Not only does the Lord preach and teach; He also shows signs, giving portents of His power and confirming the truth of His words with manifestations of the miraculous.

After He had sufficiently discoursed with the multitude, He turns to working miracles. He catches disciples with all the craft and skill of a fisherman, that they may understand that His will is all powerful, and that all creation heeds Him. Just as He summoned the Magi by means of a star, so also here He attracts His disciples by employing their own craft, wishing to make them fishers of men.

As the Lord said to the Prophet Jeremias, “Behold I will send many fishers, …and they shall fish them: and after this I will send them many hunters, and they shall hunt them.” By fishers, Saint John Chrysostom tell us that the Lord means the holy apostles and disciples; and by hunters, the later leaders and teachers of the Church.

The Lord commands Peter to cast his net for fish, and he does as he is ordered. They then took in such a great quantity of fish that their nets were breaking from the weight of such a multitude, and they called those who were in a nearby ship to help. They hauled in the fish and filled both boats to such an extent that they were suffering and were starting to sink.

Which when Simon Peter saw, he fell down at Jesus’ knees, saying: Depart from me, for I am a sinful man, O Lord. For he was wholly astonished, and all that were with him, at the draught of the fishes which they had taken. And so were also James and John the sons of Zebedee, who were Simon’s partners.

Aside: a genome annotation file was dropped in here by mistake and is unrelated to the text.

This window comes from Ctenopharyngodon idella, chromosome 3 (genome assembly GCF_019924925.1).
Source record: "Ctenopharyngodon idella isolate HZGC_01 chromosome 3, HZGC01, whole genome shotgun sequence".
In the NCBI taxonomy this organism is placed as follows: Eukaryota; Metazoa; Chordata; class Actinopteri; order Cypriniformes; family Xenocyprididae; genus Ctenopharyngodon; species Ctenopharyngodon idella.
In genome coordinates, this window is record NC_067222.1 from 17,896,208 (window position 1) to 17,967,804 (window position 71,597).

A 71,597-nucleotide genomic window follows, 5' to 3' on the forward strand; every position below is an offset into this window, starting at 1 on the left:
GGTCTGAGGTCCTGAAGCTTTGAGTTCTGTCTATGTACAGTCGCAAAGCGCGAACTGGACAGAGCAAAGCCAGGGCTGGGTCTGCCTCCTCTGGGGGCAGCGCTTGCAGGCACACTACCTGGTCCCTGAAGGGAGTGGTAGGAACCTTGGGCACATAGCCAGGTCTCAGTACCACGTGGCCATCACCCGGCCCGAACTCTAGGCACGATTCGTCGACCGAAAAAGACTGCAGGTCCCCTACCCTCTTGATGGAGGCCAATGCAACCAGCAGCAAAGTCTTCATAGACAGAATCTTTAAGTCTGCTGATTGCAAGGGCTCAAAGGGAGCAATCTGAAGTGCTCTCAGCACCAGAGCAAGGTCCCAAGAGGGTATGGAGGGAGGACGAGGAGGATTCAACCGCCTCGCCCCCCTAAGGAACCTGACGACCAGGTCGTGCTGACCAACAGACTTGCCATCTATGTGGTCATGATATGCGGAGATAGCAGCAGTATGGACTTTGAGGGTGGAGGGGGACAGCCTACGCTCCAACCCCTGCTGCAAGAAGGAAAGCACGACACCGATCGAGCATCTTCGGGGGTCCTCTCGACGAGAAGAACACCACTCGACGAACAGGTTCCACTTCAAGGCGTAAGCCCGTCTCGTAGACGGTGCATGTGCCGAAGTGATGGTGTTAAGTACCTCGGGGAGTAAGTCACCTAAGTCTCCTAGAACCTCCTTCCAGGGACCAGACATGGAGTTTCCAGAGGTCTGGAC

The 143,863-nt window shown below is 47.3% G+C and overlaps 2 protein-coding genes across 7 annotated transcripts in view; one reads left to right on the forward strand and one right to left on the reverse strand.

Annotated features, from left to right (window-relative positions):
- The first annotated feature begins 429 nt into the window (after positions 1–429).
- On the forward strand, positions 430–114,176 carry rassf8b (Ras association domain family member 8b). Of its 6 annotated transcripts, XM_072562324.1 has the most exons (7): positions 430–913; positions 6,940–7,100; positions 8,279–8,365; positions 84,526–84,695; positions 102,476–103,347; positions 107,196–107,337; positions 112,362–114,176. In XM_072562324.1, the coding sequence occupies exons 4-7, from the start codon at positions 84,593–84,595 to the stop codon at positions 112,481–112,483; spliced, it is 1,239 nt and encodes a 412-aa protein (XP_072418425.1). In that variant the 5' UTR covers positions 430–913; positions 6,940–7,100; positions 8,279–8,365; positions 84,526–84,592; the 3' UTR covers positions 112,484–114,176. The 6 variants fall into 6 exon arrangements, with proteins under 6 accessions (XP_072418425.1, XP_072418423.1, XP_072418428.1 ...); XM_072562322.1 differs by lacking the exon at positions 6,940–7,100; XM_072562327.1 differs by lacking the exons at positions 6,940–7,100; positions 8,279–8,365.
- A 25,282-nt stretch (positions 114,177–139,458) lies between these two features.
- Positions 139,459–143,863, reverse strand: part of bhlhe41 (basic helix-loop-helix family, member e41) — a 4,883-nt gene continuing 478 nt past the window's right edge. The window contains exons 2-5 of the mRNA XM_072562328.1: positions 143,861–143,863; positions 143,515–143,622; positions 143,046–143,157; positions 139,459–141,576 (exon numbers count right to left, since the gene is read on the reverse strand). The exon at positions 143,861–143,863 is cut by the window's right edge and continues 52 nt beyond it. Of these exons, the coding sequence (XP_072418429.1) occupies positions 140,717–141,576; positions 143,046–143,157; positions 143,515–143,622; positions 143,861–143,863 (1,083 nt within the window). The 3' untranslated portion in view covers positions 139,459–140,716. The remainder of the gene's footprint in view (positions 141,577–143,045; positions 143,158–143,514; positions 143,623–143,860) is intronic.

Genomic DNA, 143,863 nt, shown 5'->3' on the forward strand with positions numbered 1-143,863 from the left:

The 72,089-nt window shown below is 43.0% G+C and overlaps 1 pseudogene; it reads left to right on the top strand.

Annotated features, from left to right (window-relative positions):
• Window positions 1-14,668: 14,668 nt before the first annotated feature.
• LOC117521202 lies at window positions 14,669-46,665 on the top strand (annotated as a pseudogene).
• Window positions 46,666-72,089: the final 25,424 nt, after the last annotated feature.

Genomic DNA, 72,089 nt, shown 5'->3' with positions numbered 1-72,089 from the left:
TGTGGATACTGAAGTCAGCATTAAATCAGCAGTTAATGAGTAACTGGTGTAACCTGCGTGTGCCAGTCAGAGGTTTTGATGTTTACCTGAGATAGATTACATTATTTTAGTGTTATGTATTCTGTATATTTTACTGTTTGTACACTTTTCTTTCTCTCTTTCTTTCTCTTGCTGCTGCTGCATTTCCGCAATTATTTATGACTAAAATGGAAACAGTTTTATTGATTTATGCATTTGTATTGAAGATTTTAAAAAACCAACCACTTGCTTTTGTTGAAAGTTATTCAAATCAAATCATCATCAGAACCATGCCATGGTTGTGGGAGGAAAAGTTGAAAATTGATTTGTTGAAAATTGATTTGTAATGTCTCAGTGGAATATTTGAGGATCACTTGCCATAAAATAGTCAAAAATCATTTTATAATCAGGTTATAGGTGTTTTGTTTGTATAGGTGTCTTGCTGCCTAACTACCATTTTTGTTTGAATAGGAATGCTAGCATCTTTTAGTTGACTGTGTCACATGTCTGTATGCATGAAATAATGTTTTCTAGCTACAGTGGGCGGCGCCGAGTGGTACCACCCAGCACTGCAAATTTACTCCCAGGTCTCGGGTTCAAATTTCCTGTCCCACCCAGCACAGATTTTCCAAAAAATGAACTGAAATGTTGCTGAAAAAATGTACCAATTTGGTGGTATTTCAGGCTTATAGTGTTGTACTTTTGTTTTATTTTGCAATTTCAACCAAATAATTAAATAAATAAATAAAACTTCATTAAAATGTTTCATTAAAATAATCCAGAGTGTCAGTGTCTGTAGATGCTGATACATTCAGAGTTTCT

Seeing the innumerable multitude of fish, the nets tearing and the ship sinking, Peter understood that the Lord’s command had brought all this to pass, and in his deep reverence and great awe he regarded himself as unworthy; he would not allow himself to be close to Christ, calling himself a sinful man, unworthy of His company. The gift of wonder – and truly it is a gift – took hold, not only of Peter and Andrew, but also of those with them: James and John also were amazed by what had happened. Such are the works wrought by God, moving all who see them, to their very soul.

And Jesus saith to Simon: Fear not: from henceforth thou shalt catch men.

The voice of the Word of God is always a voice of power; as the Psalmist King David says, He will utter with His voice a voice of power. In the beginning of creation, light shone forth at the very instant of His command; the heavens came into existence in the moment when He gave the order, and the rest of creation also appeared at His creating word.

It is the same here; when the Master gave the order to let down the nets, there was such a catch of fish as He Himself willed, being the Creator of land and sea. Peter was astounded at this, and out of reverence he asked the Lord to depart from him.